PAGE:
Label the new filter with the date and/or current engine hours. Photo/NEB/Tom Richardson

No one likes to be nagged about boat maintenance, especially after the season just started, but here’s a gentle reminder: A gas-powered boat’s fuel-water separating filter should be replaced roughly twice a season, to be on the safe side. It’s a pretty simple procedure, as long as you buy a replacement filter of the right type and size (don’t be tempted to re-use the old filter). A filter wrench of the proper diameter also helps.

Empty the fuel from the filter into a glass jar to see if it contains any water, as shown in this photo. Photo/NEB/Tom Richardson

Given today’s ethanol-blend fuels, most engine manufacturers recommend a separating filter of at least 10 microns, to prevent tiny particulate matter and water molecules from reaching the engine.

When removing the old filter, place a container below the filter to catch any spilled gas. And of course, use caution throughout the procedure, as gasoline is highly flammable.

If you have a basic canister-style filter, it’s a good idea to check for water in the fuel by pouring the contents of the old filter into a glass jar. If water collects below the gas, there’s good news and bad. The good news is that the filter is doing its job. The bad news is that you’ll likely need to remove all of the contaminated gas from your fuel tank. This is best handled by a marine service center.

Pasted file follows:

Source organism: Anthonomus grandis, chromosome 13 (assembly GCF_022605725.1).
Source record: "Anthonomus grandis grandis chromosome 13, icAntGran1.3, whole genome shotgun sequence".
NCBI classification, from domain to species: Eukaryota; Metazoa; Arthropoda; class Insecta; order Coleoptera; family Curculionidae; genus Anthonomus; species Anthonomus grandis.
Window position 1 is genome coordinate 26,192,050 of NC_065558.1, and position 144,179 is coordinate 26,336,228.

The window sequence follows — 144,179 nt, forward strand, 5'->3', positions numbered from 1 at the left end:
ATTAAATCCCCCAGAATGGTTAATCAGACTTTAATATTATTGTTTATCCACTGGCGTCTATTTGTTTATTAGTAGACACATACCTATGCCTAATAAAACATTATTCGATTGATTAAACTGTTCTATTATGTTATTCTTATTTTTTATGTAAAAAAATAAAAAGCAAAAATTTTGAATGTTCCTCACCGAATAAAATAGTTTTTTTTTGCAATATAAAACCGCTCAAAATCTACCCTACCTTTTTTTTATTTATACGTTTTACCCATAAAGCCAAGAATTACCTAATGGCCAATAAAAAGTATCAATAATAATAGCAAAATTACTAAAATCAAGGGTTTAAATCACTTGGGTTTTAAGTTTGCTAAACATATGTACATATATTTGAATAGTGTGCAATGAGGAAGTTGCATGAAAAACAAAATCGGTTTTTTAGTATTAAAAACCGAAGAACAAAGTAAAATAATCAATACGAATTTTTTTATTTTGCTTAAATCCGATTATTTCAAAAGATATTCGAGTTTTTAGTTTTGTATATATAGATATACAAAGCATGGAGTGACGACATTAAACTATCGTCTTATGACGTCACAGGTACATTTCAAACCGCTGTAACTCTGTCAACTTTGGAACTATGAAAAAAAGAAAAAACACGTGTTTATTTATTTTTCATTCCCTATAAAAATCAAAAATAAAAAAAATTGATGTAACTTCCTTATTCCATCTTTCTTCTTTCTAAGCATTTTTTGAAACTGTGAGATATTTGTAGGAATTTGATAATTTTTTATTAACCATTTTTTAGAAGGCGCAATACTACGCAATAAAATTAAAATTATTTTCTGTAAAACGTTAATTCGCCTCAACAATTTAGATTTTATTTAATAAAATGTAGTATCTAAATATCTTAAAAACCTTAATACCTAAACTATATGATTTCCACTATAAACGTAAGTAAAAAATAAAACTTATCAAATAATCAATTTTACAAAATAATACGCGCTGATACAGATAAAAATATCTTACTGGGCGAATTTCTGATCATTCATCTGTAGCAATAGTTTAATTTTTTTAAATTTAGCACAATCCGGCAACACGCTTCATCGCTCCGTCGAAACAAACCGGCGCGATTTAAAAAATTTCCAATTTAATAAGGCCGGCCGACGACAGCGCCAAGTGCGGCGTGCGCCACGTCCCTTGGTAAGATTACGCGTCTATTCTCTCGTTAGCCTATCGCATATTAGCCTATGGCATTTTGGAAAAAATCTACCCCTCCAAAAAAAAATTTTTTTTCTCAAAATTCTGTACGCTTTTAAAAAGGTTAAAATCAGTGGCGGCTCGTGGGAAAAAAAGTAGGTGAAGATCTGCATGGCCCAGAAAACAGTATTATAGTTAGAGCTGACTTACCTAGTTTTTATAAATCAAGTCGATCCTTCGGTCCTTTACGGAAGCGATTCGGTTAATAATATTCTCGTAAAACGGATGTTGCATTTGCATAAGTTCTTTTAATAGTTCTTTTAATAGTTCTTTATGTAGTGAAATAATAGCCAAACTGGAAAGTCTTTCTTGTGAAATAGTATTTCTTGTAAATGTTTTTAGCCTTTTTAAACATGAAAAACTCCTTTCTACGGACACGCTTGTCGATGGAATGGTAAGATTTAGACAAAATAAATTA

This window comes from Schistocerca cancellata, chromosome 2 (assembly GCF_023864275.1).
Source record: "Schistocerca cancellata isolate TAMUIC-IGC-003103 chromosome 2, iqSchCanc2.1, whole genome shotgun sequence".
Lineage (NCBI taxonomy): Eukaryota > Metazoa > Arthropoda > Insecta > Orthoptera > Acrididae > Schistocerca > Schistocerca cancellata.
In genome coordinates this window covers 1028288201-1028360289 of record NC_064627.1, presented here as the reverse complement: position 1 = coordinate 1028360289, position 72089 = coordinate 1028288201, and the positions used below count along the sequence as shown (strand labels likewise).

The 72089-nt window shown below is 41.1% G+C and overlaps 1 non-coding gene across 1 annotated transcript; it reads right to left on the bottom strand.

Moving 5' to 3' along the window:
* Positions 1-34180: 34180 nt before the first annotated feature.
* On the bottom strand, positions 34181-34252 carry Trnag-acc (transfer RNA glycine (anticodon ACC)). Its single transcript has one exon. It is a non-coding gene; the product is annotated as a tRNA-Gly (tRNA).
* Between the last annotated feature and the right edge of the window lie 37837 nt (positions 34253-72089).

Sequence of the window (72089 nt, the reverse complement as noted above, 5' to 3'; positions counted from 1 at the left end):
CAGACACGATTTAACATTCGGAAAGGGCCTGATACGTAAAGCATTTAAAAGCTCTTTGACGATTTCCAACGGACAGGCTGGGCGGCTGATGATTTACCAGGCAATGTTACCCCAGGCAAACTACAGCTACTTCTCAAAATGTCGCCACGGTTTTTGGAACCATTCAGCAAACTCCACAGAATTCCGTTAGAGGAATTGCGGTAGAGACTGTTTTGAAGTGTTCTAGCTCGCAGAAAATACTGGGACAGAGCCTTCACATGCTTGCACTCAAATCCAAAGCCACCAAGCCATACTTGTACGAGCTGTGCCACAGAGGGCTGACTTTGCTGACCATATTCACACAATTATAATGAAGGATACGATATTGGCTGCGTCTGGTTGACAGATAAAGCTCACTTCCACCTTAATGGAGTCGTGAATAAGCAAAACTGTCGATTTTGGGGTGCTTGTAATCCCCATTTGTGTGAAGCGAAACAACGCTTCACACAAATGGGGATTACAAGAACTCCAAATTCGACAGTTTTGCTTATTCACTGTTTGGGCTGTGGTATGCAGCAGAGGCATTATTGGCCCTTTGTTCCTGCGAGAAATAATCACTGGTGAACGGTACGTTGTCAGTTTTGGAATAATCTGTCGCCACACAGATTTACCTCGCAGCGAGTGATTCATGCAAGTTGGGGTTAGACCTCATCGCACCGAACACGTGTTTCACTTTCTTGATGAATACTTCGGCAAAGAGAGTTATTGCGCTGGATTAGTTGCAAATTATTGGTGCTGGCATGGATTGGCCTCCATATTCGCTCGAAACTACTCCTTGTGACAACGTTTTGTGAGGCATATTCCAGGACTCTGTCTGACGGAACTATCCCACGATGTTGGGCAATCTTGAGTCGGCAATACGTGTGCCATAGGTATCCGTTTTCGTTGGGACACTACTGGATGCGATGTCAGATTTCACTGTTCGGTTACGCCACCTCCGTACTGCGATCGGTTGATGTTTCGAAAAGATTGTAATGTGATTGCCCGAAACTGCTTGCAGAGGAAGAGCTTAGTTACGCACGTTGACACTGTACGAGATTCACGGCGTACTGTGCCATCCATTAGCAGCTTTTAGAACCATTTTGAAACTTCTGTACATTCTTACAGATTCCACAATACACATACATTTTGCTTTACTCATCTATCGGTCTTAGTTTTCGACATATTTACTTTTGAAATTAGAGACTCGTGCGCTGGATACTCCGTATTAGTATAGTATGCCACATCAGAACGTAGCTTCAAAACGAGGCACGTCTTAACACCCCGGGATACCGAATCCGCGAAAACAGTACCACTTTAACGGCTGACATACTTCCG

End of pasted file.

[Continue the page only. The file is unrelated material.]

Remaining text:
When it’s time to install the new filter, remember to write the date of installation and/or the current engine hours on the filter housing, so you’ll know how old it is (believe it or not, there are some folks who actually do this). To ensure a tight seal between the canister and the head, apply a light coating of engine oil to the rubber gasket on the top of the canister.

10-micron separating filters are recommended for today's ethanol-blend fuel. Photo/NBM/Tom Richardson


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